As the first bomb erupted on the sidewalk along Boylston Street at 2:49 p.m. last April, the concussion rippled through Phil Kent's chemotherapy-weakened body.
Jennifer Hartman and Renee Opell dug their fingernails into his arms as they froze a half-block from finishing the Boston Marathon.
Finally within sight of the finish after almost four blister-filled hours, Kerri McKay thought a car had backfired or fireworks were set off.
A block and a half beyond the finish, Julie Hardin heard a noise like a sonic boom.
The windows shuddered in Max Esquivel's hotel room.
The explosion these six Los Angeles-area runners took for a faulty gas line or passing construction equipment or terrorist attack on a nearby subway station instead spit BBs and carpenter nails into spectators clustered in front of Marathon Sports and LensCrafters. The orange flash became a dirty gray swirl of smoke that obscured the finish.
Twelve confused seconds passed.
A block down the street, the second pressure-cooker bomb left a mess of broken bodies and blood and shattered glass.
These six runners among the 23,326 who started that day had no idea the race wouldn't end for them. Two crossed the finish line's blue and yellow strip after the 26.2-mile journey. Four didn't. For all of them, though, the bombs that stole three lives and injured more than 260 others turned the marathon into something more significant than a footrace. The bombs haunted and tugged and refused to let go of the runners over the last year. The race remained incomplete, in the runners' minds or in the final steps they never took on Boylston Street.
The bombs live on for these six. For some, marathon finish lines now bring anxiety instead of joy. Others see that day reflected in a replacement medal made of construction paper or a photo that captured the moment of terror.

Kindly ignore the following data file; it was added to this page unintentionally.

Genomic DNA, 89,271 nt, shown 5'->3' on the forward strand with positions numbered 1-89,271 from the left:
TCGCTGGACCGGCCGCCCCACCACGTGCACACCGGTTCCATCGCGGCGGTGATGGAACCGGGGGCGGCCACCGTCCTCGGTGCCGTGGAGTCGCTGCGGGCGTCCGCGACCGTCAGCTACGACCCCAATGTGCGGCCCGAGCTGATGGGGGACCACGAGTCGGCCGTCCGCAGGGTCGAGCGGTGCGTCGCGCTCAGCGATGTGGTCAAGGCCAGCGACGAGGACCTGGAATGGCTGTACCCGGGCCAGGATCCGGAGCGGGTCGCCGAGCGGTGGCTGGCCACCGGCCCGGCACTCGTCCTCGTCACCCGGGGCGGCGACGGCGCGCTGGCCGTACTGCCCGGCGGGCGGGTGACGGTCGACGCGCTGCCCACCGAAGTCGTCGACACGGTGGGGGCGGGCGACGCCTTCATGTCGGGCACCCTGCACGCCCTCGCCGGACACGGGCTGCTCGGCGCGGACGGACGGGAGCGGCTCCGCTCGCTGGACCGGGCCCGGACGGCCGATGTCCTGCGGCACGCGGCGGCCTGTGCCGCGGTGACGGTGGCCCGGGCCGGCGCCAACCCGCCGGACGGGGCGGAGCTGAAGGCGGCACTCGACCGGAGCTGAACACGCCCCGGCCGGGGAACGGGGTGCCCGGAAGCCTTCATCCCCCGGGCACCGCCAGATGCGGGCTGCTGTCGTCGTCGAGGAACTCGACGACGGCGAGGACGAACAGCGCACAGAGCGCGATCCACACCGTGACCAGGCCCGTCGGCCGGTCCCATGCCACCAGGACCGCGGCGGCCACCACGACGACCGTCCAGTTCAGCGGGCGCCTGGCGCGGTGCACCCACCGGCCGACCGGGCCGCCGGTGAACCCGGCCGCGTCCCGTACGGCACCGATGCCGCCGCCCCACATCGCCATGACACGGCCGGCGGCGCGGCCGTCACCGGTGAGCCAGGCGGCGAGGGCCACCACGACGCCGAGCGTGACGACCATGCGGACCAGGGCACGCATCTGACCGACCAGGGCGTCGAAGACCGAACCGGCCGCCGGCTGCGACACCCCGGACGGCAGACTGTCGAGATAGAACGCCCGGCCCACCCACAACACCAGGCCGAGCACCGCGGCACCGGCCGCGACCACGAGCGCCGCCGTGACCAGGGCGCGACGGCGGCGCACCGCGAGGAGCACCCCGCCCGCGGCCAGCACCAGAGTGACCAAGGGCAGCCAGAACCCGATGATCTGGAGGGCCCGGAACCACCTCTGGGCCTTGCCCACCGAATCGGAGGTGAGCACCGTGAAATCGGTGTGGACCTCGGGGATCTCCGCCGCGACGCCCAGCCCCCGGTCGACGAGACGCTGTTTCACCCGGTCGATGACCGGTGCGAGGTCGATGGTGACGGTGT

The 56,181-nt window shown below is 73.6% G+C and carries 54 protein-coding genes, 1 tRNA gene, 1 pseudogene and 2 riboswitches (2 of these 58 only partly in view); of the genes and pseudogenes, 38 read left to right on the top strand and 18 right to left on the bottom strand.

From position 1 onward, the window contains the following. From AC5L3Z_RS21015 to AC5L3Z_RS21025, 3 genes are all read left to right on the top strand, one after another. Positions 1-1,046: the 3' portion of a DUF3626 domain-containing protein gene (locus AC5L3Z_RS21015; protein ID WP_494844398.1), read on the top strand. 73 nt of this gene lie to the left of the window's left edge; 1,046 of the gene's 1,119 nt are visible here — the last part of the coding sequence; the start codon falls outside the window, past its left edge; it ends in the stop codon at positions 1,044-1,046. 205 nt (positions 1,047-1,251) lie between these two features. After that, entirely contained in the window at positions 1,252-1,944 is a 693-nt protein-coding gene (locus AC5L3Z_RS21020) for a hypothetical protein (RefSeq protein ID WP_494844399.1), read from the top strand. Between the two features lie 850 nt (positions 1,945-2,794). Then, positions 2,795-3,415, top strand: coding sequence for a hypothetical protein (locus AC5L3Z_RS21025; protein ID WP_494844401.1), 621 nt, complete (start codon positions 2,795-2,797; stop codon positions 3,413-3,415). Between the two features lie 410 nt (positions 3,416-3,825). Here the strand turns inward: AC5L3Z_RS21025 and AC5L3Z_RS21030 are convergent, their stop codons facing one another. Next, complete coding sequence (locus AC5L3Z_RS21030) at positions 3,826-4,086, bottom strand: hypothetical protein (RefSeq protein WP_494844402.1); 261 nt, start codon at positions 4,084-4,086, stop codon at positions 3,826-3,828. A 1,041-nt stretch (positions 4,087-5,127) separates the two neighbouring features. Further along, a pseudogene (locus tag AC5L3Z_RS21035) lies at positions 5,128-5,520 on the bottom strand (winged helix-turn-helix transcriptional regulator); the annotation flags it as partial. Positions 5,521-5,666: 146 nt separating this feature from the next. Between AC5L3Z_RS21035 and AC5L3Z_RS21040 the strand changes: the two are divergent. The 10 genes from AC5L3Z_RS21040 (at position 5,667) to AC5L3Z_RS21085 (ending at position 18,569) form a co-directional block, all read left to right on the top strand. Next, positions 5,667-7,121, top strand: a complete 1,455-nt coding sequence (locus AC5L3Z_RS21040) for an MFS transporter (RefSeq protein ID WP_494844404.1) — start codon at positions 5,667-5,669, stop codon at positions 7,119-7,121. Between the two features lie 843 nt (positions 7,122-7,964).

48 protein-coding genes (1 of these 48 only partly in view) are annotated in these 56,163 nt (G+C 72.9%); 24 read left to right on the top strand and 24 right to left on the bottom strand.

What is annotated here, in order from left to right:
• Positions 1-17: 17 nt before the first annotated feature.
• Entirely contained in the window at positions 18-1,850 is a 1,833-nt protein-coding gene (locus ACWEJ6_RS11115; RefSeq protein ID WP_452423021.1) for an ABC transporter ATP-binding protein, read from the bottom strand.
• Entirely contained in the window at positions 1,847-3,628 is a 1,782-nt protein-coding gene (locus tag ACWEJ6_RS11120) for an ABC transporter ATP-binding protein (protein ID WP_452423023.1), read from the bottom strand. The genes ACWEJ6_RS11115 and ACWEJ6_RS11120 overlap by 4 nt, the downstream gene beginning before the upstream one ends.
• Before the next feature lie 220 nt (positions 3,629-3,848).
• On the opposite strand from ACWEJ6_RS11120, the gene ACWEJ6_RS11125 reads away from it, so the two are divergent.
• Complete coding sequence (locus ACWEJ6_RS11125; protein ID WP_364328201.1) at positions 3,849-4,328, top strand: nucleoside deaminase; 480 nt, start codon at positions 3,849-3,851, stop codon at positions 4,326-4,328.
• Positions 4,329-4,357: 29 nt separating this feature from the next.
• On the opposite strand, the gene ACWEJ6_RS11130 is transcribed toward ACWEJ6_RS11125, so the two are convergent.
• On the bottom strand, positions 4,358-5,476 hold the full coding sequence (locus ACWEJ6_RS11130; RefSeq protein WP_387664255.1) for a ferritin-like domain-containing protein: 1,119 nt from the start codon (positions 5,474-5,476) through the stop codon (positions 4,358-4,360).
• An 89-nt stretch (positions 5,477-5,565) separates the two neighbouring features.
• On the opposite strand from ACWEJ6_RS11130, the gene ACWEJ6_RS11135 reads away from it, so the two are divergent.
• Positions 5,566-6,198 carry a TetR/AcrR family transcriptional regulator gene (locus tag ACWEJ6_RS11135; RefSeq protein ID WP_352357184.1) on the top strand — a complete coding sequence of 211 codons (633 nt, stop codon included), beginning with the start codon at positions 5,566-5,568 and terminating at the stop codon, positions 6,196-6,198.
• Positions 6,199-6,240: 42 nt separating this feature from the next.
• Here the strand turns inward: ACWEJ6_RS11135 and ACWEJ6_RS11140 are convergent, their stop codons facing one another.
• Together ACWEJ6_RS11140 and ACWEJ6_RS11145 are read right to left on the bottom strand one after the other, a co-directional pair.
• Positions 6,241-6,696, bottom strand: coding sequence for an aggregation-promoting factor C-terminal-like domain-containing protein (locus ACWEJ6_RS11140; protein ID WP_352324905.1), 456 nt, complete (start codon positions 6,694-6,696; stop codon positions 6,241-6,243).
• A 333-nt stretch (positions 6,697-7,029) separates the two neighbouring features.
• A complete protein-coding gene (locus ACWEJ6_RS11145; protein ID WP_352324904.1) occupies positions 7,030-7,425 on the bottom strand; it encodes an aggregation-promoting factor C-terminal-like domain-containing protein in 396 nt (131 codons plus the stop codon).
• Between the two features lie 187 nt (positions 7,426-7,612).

These six are drawn to marathons by the challenge to push their bodies beyond what they thought possible. They're drawn by camaraderie and community and unity that's more like that of a family or tribe.
Now, they're returning to run in Monday's marathon. They're drawn by something bigger than themselves. They have no choice. They need to finish.
Running made Kent feel better. Sure, treatment for pancreatic cancer diagnosed Dec. 10, 2012, transformed a mile loop around his Chatsworth neighborhood into a struggle to get his legs and arms to cooperate. Three months of chemotherapy stripped every hair from his body and delivered diarrhea, mouth sores, rashes, vomiting. Some days felt as if the cancer had knocked him down as a dark sky closed in.
The drugs shredded a body that had climbed mountains and completed almost three dozen marathons. The aerospace engineer forced himself to go outside and exercise when the side effects left him wanting to curl up into a ball.
"His doctor tried to slow him down and he didn't want to slow down," said Sharon Kent, his wife of 33 years.
Ten days remained until surgery to remove part of his pancreas that would require a 17-inch incision in his abdomen. Doctors didn't know what awaited inside. But the 57-year-old Kent believed marathoners are different. They push. They drive. They go.